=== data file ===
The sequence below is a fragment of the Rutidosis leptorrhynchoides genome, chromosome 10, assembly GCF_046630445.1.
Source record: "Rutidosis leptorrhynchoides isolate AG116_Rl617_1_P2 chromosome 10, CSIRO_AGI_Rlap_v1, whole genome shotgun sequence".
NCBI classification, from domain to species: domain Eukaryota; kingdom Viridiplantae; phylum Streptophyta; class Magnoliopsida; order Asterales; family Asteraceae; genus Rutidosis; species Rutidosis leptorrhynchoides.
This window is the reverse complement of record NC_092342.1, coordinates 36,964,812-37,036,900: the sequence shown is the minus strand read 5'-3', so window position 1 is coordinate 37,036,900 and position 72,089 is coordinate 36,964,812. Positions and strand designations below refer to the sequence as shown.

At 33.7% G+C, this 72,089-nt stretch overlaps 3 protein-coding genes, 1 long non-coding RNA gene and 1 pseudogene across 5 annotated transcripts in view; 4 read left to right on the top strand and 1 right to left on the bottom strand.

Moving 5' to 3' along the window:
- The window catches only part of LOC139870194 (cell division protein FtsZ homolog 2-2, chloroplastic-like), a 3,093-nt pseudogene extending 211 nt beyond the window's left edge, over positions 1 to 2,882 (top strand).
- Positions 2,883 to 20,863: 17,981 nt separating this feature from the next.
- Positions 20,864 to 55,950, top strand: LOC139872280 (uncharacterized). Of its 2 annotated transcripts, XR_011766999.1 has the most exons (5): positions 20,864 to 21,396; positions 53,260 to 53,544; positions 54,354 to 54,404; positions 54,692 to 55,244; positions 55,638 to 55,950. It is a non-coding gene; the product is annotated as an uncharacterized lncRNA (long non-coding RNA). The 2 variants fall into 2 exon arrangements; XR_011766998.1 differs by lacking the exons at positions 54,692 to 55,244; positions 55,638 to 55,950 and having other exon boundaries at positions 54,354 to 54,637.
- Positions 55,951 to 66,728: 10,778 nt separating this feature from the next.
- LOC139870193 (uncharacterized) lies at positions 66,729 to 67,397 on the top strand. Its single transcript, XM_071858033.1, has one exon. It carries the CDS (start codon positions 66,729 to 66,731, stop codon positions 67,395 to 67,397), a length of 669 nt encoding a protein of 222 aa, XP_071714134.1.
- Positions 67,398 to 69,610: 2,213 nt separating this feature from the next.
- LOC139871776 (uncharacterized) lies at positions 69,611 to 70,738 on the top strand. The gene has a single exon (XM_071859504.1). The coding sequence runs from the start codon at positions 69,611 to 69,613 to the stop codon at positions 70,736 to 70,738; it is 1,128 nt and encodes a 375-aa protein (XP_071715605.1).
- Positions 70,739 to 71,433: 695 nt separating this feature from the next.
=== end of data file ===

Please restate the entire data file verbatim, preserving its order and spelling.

The sequence below is a fragment of the Rutidosis leptorrhynchoides genome, chromosome 10, assembly GCF_046630445.1.
Source record: "Rutidosis leptorrhynchoides isolate AG116_Rl617_1_P2 chromosome 10, CSIRO_AGI_Rlap_v1, whole genome shotgun sequence".
NCBI classification, from domain to species: domain Eukaryota; kingdom Viridiplantae; phylum Streptophyta; class Magnoliopsida; order Asterales; family Asteraceae; genus Rutidosis; species Rutidosis leptorrhynchoides.
This window is the reverse complement of record NC_092342.1, coordinates 36,964,812-37,036,900: the sequence shown is the minus strand read 5'-3', so window position 1 is coordinate 37,036,900 and position 72,089 is coordinate 36,964,812. Positions and strand designations below refer to the sequence as shown.

At 33.7% G+C, this 72,089-nt stretch overlaps 3 protein-coding genes, 1 long non-coding RNA gene and 1 pseudogene across 5 annotated transcripts in view; 4 read left to right on the top strand and 1 right to left on the bottom strand.

Moving 5' to 3' along the window:
- The window catches only part of LOC139870194 (cell division protein FtsZ homolog 2-2, chloroplastic-like), a 3,093-nt pseudogene extending 211 nt beyond the window's left edge, over positions 1 to 2,882 (top strand).
- Positions 2,883 to 20,863: 17,981 nt separating this feature from the next.
- Positions 20,864 to 55,950, top strand: LOC139872280 (uncharacterized). Of its 2 annotated transcripts, XR_011766999.1 has the most exons (5): positions 20,864 to 21,396; positions 53,260 to 53,544; positions 54,354 to 54,404; positions 54,692 to 55,244; positions 55,638 to 55,950. It is a non-coding gene; the product is annotated as an uncharacterized lncRNA (long non-coding RNA). The 2 variants fall into 2 exon arrangements; XR_011766998.1 differs by lacking the exons at positions 54,692 to 55,244; positions 55,638 to 55,950 and having other exon boundaries at positions 54,354 to 54,637.
- Positions 55,951 to 66,728: 10,778 nt separating this feature from the next.
- LOC139870193 (uncharacterized) lies at positions 66,729 to 67,397 on the top strand. Its single transcript, XM_071858033.1, has one exon. It carries the CDS (start codon positions 66,729 to 66,731, stop codon positions 67,395 to 67,397), a length of 669 nt encoding a protein of 222 aa, XP_071714134.1.
- Positions 67,398 to 69,610: 2,213 nt separating this feature from the next.
- LOC139871776 (uncharacterized) lies at positions 69,611 to 70,738 on the top strand. The gene has a single exon (XM_071859504.1). The coding sequence runs from the start codon at positions 69,611 to 69,613 to the stop codon at positions 70,736 to 70,738; it is 1,128 nt and encodes a 375-aa protein (XP_071715605.1).
- Positions 70,739 to 71,433: 695 nt separating this feature from the next.